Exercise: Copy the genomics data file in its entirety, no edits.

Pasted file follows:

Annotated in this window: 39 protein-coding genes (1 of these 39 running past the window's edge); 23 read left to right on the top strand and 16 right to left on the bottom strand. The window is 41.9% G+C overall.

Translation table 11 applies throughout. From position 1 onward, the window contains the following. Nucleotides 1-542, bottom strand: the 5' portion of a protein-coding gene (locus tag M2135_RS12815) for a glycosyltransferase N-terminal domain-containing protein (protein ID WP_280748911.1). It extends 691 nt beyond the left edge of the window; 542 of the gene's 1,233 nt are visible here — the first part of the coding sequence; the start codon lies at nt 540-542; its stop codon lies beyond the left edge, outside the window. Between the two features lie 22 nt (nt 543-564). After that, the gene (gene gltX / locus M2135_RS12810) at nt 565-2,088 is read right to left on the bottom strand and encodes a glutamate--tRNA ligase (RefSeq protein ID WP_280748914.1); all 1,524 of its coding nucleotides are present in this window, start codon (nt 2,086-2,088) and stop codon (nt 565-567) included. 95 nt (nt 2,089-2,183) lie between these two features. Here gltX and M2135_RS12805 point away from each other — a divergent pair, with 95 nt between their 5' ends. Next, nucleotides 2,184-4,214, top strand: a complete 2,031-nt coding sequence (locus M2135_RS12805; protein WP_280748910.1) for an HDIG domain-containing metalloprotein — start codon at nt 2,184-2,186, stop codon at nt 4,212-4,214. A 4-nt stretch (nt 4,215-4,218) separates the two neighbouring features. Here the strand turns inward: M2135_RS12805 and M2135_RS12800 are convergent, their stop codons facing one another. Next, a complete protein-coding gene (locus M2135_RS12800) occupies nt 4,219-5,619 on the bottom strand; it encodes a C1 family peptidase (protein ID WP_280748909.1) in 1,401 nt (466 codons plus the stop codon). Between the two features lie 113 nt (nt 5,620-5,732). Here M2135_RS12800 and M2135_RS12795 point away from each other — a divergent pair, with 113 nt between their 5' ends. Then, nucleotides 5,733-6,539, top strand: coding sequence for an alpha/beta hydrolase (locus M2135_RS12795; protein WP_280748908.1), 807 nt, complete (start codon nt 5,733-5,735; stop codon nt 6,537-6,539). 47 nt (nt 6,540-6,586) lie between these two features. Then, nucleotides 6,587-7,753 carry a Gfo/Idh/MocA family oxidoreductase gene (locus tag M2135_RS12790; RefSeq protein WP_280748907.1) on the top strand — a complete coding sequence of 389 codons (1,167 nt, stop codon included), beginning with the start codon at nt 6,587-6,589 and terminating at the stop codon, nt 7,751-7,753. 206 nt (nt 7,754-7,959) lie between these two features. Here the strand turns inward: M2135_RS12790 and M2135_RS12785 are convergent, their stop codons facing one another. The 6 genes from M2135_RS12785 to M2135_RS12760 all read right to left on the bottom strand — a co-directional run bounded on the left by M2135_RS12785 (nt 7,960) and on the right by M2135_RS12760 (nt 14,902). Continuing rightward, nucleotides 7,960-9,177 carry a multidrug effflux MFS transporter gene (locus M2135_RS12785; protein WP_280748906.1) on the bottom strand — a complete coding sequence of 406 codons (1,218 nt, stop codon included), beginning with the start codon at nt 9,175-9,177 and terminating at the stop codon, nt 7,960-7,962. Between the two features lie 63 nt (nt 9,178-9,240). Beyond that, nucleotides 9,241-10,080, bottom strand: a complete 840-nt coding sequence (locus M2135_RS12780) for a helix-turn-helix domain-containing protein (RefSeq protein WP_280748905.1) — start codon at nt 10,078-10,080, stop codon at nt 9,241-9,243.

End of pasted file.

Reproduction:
Annotated in this window: 39 protein-coding genes (1 of these 39 running past the window's edge); 23 read left to right on the top strand and 16 right to left on the bottom strand. The window is 41.9% G+C overall.

Translation table 11 applies throughout. From position 1 onward, the window contains the following. Nucleotides 1-542, bottom strand: the 5' portion of a protein-coding gene (locus tag M2135_RS12815) for a glycosyltransferase N-terminal domain-containing protein (protein ID WP_280748911.1). It extends 691 nt beyond the left edge of the window; 542 of the gene's 1,233 nt are visible here — the first part of the coding sequence; the start codon lies at nt 540-542; its stop codon lies beyond the left edge, outside the window. Between the two features lie 22 nt (nt 543-564). After that, the gene (gene gltX / locus M2135_RS12810) at nt 565-2,088 is read right to left on the bottom strand and encodes a glutamate--tRNA ligase (RefSeq protein ID WP_280748914.1); all 1,524 of its coding nucleotides are present in this window, start codon (nt 2,086-2,088) and stop codon (nt 565-567) included. 95 nt (nt 2,089-2,183) lie between these two features. Here gltX and M2135_RS12805 point away from each other — a divergent pair, with 95 nt between their 5' ends. Next, nucleotides 2,184-4,214, top strand: a complete 2,031-nt coding sequence (locus M2135_RS12805; protein WP_280748910.1) for an HDIG domain-containing metalloprotein — start codon at nt 2,184-2,186, stop codon at nt 4,212-4,214. A 4-nt stretch (nt 4,215-4,218) separates the two neighbouring features. Here the strand turns inward: M2135_RS12805 and M2135_RS12800 are convergent, their stop codons facing one another. Next, a complete protein-coding gene (locus M2135_RS12800) occupies nt 4,219-5,619 on the bottom strand; it encodes a C1 family peptidase (protein ID WP_280748909.1) in 1,401 nt (466 codons plus the stop codon). Between the two features lie 113 nt (nt 5,620-5,732). Here M2135_RS12800 and M2135_RS12795 point away from each other — a divergent pair, with 113 nt between their 5' ends. Then, nucleotides 5,733-6,539, top strand: coding sequence for an alpha/beta hydrolase (locus M2135_RS12795; protein WP_280748908.1), 807 nt, complete (start codon nt 5,733-5,735; stop codon nt 6,537-6,539). 47 nt (nt 6,540-6,586) lie between these two features. Then, nucleotides 6,587-7,753 carry a Gfo/Idh/MocA family oxidoreductase gene (locus tag M2135_RS12790; RefSeq protein WP_280748907.1) on the top strand — a complete coding sequence of 389 codons (1,167 nt, stop codon included), beginning with the start codon at nt 6,587-6,589 and terminating at the stop codon, nt 7,751-7,753. 206 nt (nt 7,754-7,959) lie between these two features. Here the strand turns inward: M2135_RS12790 and M2135_RS12785 are convergent, their stop codons facing one another. The 6 genes from M2135_RS12785 to M2135_RS12760 all read right to left on the bottom strand — a co-directional run bounded on the left by M2135_RS12785 (nt 7,960) and on the right by M2135_RS12760 (nt 14,902). Continuing rightward, nucleotides 7,960-9,177 carry a multidrug effflux MFS transporter gene (locus M2135_RS12785; protein WP_280748906.1) on the bottom strand — a complete coding sequence of 406 codons (1,218 nt, stop codon included), beginning with the start codon at nt 9,175-9,177 and terminating at the stop codon, nt 7,960-7,962. Between the two features lie 63 nt (nt 9,178-9,240). Beyond that, nucleotides 9,241-10,080, bottom strand: a complete 840-nt coding sequence (locus M2135_RS12780) for a helix-turn-helix domain-containing protein (RefSeq protein WP_280748905.1) — start codon at nt 10,078-10,080, stop codon at nt 9,241-9,243.